Dr. Umesh Jain is now exclusively responsible for TotallyADD.com and its content

ADHD & Managing Your Money

You need an emergency fund for things like car repairs and tickets

Are you managing your money, or is it managing you?

We are often in a hurry to drill down into the details of managing money because we are being forced into a hard place, or because someone told us we should.

Perhaps our approach should be proactive instead of defensive or even offensive.

However, without addressing the foundational aspects which are the behavioral aspects, all of our well laid logical plans might as well be built on sand.

I talk about beliefs in this article about ADHD and finances if you want to read that first.

Let’s talk about some of the mechanical aspects of money management.

4 Practical AND Actionable Steps To Manage Money

and Overcome Financial Pitfalls

1 – Emergency Fund Preparation  

Actionable: Set aside $1,000.00 in an immediately accessible “demand account”

First and foremost, understand that small problems will become huge problems if you’re not prepared.

It’s not “if.” It’s “when.”

A car repair you can’t afford becomes an impediment to getting to work, to getting your kids to school.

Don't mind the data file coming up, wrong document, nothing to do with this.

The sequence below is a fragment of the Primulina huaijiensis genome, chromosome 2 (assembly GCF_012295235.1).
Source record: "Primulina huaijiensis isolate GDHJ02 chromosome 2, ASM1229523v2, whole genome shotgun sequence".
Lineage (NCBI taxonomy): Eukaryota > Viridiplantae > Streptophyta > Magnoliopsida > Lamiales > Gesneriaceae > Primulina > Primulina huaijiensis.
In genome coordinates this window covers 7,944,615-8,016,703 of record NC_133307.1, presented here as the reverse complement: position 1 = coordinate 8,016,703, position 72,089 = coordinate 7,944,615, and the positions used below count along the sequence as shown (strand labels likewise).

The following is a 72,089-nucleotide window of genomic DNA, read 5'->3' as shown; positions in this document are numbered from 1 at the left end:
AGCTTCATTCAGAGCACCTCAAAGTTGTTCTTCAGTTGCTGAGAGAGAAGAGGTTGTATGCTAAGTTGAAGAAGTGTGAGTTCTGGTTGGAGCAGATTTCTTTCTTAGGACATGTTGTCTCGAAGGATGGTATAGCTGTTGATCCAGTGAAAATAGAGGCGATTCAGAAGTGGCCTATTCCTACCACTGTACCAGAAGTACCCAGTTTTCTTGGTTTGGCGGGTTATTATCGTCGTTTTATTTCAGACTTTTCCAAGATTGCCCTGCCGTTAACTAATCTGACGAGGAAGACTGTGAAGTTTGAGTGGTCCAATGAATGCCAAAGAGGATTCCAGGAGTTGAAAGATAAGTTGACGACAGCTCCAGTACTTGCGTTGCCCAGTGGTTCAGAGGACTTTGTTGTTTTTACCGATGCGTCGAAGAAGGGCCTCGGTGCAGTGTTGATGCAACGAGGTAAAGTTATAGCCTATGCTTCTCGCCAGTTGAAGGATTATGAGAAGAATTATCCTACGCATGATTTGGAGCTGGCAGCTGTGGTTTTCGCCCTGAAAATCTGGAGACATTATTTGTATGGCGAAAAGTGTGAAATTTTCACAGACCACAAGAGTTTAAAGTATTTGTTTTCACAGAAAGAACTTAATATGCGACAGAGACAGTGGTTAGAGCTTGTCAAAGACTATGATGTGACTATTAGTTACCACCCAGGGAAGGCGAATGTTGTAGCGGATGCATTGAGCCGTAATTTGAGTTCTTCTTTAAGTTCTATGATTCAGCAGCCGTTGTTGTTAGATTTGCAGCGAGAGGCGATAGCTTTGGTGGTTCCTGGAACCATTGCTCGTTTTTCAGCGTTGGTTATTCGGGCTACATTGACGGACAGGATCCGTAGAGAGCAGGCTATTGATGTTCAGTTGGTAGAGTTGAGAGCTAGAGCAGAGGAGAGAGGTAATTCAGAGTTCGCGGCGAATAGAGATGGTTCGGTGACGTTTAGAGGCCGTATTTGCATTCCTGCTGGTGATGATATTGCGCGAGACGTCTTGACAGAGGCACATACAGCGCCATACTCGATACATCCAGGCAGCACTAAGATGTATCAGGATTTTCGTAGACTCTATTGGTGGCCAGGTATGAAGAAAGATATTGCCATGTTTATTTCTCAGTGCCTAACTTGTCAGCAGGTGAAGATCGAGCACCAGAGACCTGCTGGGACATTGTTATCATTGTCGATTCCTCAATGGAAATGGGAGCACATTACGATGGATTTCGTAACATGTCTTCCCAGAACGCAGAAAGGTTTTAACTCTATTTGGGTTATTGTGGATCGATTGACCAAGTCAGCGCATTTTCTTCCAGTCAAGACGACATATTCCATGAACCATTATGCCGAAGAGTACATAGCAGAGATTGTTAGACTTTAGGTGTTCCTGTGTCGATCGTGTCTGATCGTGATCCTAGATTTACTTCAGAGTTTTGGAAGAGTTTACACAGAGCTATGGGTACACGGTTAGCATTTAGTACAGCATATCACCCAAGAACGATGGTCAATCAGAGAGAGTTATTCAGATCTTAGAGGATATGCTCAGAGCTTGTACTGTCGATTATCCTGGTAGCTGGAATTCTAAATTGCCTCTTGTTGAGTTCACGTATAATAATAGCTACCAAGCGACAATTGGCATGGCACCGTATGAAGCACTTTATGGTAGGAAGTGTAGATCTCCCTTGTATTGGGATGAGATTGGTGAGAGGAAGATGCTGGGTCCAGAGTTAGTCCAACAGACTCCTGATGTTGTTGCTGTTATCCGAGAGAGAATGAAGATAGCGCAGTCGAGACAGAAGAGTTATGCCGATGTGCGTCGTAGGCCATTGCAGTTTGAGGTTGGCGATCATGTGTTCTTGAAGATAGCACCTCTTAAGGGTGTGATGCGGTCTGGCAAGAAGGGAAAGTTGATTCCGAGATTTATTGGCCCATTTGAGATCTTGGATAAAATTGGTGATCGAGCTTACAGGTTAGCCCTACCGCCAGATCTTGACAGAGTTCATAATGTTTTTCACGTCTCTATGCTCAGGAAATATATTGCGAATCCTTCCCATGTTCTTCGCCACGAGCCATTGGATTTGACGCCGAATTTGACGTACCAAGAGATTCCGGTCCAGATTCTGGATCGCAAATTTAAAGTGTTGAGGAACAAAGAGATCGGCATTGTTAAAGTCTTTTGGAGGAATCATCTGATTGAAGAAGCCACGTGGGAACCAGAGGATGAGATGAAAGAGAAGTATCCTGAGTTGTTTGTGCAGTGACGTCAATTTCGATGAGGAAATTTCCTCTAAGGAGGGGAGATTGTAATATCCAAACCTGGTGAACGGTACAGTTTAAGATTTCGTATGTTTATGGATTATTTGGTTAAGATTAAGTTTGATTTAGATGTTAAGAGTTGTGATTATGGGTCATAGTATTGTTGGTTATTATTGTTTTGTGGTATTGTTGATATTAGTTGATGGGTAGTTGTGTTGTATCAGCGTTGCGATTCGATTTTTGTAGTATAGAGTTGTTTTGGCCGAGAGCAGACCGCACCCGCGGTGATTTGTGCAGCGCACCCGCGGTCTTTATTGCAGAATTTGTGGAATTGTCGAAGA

A traffic ticket you can’t handle will double or triple in cost if you can’t pay it in a timely fashion.

A visit to the emergency room leaves you short on this month’s rent.

This is how people fall victim to predatory paycheck lenders. Prepare for the unexpected because the unexpected WILL happen.

Save a thousand, and set it aside. Don’t touch it. If you find you need it for an emergency, use it but be sure to replace it ASAP.

Be sure you have defined what an emergency is prior to an emergency. These are things your life depends on.

2 – Income Interruption Preparation

Actionable: Accumulate three to six months worth of expenses

Just because your current income is enough to service your expenses doesn’t mean it always will be there.

People get laid off.

People switch jobs with a gap between. Contract workers have gaps of varying lengths between gigs.

Keep it in a stable semi liquid form. The smaller your reserve, the more conservative you’ll want to be.

Three months worth, for example, you might want to keep in the bank or in treasury bills.

Six or more months worth, you might be well served to brave some risk to your principal make a conservative investment. This would give you a option to earn, and yet could still be turned into cash in under a week if needed.

I suggest continuing to add to your expense reserve beyond the commonly recommended three to six months worth. If you never need it, GREAT. It will just add to your retirement funds.

Keep in mind, that if you’re living through a systemic problem (For example, the subprime era meltdown of 2008, or COVID-19) that your ETF or other equity investment will likely lose value at the very time you need it.